Tuesday, May 12, 2020

Don't hate me cause I'm working

Week One is in the books.

Recently I got booked on a freelance gig. Not with an ad agency. But with an in house creative department. Discretion and caution prevent me from disclosing the name of the client.

So I won't.

Nor do I intend to inflict any pain on my many fellow colleagues in the creative field who now find themselves unemployed and with few, and fewer by the day, prospects. I feel your pain. There is no worse feeling than wanting to work but not being able to find people to work for.

I know from the boredom, the hopelessness and the endless dialing and smiling.

In short, I'm very lucky.

Which is ironic, because like most native New Yorkers, I never felt much like a lucky person.

We, meaning Big Apple natives, have a natural tendency to view the world pitting itself against our fate. When you grow up in NYC everything is a fight: getting crosstown, getting a table in a restaurant, getting a seat on the subway, even getting across the street. See Dustin Hoffman. See Yellow Cab. See "I'm walking here."

But getting booked on a job only covers half my luck. It goes beyond that.

The people I'm working with, everyone of them is younger than my 44 years of age, couldn't be nicer. Or more receptive. Or more helpful. Perhaps because none of them have met me in person. Or perhaps it's all being done through the magic of teleconferencing.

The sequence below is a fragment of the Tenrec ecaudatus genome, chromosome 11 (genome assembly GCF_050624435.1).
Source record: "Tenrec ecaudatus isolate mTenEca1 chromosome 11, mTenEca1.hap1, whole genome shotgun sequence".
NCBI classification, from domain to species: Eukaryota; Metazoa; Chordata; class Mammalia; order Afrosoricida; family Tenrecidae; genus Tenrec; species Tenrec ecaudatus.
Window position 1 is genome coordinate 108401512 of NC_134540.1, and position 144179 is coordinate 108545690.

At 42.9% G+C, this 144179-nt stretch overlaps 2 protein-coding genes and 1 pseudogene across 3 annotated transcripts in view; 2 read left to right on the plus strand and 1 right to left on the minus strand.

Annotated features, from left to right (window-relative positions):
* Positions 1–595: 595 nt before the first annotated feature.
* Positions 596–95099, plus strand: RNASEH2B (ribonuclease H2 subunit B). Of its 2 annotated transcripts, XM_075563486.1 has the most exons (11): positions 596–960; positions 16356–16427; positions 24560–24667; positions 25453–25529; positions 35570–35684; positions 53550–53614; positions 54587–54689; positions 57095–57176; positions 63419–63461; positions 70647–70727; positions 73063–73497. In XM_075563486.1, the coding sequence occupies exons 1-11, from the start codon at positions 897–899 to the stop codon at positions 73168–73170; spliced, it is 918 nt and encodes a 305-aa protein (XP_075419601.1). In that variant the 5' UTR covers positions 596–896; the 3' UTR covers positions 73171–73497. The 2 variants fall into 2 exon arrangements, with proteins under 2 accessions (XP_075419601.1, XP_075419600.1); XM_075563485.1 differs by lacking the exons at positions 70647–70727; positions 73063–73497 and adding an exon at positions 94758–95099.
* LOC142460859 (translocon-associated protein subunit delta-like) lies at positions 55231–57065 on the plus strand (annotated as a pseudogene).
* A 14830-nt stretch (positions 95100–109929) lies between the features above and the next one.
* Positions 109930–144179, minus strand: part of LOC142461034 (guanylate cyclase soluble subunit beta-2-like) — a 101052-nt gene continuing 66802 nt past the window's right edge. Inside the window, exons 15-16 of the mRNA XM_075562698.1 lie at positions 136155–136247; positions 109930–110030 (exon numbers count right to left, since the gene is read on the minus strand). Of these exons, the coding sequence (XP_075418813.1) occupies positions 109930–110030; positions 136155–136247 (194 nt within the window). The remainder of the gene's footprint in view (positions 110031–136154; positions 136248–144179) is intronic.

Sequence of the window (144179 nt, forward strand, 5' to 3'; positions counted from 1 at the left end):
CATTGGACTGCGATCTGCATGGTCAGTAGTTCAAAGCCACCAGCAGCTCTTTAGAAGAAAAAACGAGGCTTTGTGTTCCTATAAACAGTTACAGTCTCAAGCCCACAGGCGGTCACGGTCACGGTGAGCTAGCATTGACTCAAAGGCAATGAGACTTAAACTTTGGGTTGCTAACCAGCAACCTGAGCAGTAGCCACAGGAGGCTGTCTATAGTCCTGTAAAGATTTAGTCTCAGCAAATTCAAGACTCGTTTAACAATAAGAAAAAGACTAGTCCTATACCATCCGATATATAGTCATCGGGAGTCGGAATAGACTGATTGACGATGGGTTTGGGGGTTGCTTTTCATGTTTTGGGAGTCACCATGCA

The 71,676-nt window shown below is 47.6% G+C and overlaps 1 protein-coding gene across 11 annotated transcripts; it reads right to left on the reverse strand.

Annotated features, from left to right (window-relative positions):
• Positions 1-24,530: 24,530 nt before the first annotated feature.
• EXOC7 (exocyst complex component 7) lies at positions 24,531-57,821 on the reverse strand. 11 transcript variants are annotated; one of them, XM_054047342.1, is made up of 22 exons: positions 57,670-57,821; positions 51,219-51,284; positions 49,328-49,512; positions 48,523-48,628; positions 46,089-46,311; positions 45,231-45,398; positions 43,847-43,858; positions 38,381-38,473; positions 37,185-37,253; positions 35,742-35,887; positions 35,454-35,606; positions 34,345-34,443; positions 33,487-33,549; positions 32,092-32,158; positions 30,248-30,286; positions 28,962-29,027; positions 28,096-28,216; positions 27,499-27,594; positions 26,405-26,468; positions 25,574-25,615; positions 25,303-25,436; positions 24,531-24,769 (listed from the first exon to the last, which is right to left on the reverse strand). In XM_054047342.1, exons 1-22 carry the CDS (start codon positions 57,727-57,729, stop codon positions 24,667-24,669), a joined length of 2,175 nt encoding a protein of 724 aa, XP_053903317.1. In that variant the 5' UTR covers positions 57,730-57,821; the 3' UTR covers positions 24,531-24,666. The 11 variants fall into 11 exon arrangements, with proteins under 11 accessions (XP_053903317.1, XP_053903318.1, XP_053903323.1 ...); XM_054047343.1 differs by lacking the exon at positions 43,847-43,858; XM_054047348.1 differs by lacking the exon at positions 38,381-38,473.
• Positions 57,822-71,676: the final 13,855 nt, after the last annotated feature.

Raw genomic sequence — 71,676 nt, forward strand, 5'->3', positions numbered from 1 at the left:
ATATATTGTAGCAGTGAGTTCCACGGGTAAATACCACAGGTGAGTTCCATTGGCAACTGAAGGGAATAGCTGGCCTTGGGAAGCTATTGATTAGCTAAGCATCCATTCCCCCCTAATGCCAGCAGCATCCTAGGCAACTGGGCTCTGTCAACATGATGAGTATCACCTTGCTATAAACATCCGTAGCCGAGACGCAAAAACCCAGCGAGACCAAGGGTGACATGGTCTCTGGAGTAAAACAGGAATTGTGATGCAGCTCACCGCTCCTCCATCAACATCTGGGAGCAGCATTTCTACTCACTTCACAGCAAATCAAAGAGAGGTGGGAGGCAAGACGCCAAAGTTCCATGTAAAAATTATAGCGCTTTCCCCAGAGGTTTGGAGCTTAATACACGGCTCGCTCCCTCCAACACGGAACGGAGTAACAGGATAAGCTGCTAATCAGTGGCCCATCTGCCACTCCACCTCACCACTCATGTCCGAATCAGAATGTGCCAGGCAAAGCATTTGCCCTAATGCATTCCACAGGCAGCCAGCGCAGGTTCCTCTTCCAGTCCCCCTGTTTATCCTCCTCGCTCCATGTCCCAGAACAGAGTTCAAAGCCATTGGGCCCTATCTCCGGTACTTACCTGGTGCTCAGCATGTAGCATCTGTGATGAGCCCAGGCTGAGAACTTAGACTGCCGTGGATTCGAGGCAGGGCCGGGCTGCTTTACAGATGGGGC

And yet still, I have not conveyed the complete fullness of my good fortune.

Because here's the best part. The unnamed company I am working for places a high premium on creativity. And an even higher premium on funny. So instead of dialing back on what I love to do best, I was told to "push it further. Find the edge of the envelope and go there."


Maybe this is the just job honeymoon speaking, I'm hoping it's not.

But I'll share with you what I shared with the last big group on a teleconference call, "I've had more fun and more laughs in the last week than I've had in the past 3 years in the ad business."

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